Best Books-On-Tape for a Long Road Trip
Next time you’re taking a long road trip, stop listening to repeats of Joe Rogan; listen to a classic book-on-tape instead—we’ve three, great, road-trip recommendations to get you started: “Moby Dick,” “Around the World in Eighty Days” and Stephen King’s “The Stand.” Tweet
If you’ve never driven coast-to-coast alone, let me tell you it can be daunting—like you are just never going to get there.
Completing my four-day, 2,500-mile trip while listening to what seemed like 80, cassette tapes...made a big chunk of the trip seem quite short.
I lucked upon a copy of Jules Verne’s “Around the World in Eighty Days” on one long haul from Southern California to the Carolinas.
If you’re old enough, you may know that back in the day, you could go into any truck stop in America, rent a book on tape for a few dollars and drop it off at just about any other truck stop further down the road when you were done with it.
There was a certain amount of serendipity to this, as your choices were always limited to what the last five or 10 drivers, who’d just passed through, had been listening to.
I used to drive a lot, and that’s how I “read” a lot of Louis L’Amour and Stephen King; it’s no surprise they would be favorites of many truckers.
I lucked upon a copy of Jules Verne’s Around the World in Eighty Days on one long haul from Southern California to the Carolinas.
If you’ve never driven coast-to-coast alone, let me tell you it can be daunting—like you are just never going to get there. But somehow, completing my four-day, 2,500-mile trip while listening to what seemed like 80-cassette-tapes worth of Phileas Fogg’s 80-day trip around the world suddenly made a big chunk of the trip seem quite short.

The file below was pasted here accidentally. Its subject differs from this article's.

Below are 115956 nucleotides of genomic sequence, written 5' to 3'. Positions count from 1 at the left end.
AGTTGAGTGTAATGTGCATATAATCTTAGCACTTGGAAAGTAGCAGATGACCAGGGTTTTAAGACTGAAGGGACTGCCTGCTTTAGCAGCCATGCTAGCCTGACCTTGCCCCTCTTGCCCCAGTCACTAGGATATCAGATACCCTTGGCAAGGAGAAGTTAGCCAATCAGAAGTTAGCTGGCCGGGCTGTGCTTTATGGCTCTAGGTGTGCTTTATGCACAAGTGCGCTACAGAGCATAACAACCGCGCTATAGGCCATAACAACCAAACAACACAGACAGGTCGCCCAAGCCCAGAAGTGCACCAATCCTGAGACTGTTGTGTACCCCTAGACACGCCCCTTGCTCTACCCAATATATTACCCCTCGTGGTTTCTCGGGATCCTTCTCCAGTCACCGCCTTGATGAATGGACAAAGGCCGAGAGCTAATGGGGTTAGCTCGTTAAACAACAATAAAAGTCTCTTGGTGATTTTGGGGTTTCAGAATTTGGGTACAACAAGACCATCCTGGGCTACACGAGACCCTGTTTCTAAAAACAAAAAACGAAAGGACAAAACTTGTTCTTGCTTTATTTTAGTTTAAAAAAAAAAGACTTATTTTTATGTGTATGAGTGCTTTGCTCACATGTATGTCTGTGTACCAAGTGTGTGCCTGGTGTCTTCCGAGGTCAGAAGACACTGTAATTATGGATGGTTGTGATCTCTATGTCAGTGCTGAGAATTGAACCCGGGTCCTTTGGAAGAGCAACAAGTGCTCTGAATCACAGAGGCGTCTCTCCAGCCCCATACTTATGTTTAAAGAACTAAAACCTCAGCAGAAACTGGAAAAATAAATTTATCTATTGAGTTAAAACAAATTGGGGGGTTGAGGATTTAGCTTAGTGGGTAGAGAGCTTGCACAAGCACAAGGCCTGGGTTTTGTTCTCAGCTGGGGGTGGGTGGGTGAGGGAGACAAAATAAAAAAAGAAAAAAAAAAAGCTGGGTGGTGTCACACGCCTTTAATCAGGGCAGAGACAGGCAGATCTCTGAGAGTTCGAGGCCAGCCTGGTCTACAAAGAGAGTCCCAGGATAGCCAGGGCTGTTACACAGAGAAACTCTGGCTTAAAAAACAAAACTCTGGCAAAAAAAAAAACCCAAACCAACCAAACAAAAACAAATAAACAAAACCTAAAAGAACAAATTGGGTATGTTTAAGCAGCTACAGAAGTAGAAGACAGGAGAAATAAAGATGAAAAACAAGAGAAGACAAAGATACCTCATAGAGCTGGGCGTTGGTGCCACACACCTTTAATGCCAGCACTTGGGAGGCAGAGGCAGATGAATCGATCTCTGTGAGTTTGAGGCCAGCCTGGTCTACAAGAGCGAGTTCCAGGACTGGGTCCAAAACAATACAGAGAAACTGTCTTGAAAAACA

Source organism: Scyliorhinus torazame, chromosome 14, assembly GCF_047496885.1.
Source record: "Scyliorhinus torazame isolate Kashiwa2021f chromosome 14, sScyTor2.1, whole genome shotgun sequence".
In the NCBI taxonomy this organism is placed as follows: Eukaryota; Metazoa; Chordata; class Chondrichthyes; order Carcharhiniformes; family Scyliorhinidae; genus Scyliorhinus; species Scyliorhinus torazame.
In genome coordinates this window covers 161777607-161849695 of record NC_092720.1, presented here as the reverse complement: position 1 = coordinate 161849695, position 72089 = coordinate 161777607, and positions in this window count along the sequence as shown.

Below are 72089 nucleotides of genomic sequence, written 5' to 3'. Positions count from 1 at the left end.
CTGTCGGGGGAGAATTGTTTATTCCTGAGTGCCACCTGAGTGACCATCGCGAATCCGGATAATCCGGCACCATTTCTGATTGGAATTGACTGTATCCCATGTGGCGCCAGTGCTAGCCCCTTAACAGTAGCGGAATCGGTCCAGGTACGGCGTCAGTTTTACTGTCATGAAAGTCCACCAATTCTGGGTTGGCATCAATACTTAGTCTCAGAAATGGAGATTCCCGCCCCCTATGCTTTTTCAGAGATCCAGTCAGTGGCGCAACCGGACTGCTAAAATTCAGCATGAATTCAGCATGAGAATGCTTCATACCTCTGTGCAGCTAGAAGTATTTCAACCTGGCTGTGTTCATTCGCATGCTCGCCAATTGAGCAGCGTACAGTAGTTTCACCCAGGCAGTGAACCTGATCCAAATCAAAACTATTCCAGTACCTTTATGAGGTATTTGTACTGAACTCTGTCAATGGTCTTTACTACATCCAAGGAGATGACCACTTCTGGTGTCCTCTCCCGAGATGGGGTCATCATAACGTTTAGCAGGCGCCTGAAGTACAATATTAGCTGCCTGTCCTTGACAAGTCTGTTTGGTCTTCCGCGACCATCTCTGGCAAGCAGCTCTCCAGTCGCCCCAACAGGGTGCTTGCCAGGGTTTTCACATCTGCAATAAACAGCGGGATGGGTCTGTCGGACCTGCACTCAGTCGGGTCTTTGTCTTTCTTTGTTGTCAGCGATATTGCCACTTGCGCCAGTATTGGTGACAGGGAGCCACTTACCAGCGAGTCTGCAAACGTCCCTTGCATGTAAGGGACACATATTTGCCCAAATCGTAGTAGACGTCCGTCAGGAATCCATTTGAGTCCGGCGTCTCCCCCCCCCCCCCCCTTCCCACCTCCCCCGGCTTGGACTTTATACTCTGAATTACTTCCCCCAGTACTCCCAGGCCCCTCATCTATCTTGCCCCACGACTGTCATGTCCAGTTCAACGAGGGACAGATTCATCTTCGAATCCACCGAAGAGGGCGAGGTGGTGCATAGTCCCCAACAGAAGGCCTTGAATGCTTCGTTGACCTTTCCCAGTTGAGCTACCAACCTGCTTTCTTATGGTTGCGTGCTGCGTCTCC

I only had to drive across California, Arizona, New Mexico and the tip of Texas’s panhandle, through Oklahoma, Arkansas, Mississippi, Alabama, Georgia and finally to South Carolina, while he had to go all the way around the world.
Listening to the excitement, adventure, comedy and suspense of Fogg working his way around the world in 1870—by train, steamer, ice-boat and elephant as he passed through Paris, Egypt, India, Japan, the US, Ireland and more—made it easy for me to keep pushing on, knowing I only make it from the Pacific to the Atlantic.
If you want something even longer to listen to, it may be time to head back to Stephen King for all 48 hours of The Stand, which is #1 on Audible’s list entailing some of the longest, audio books they’ve ever listened to—it includes Moby Dick (25 hours):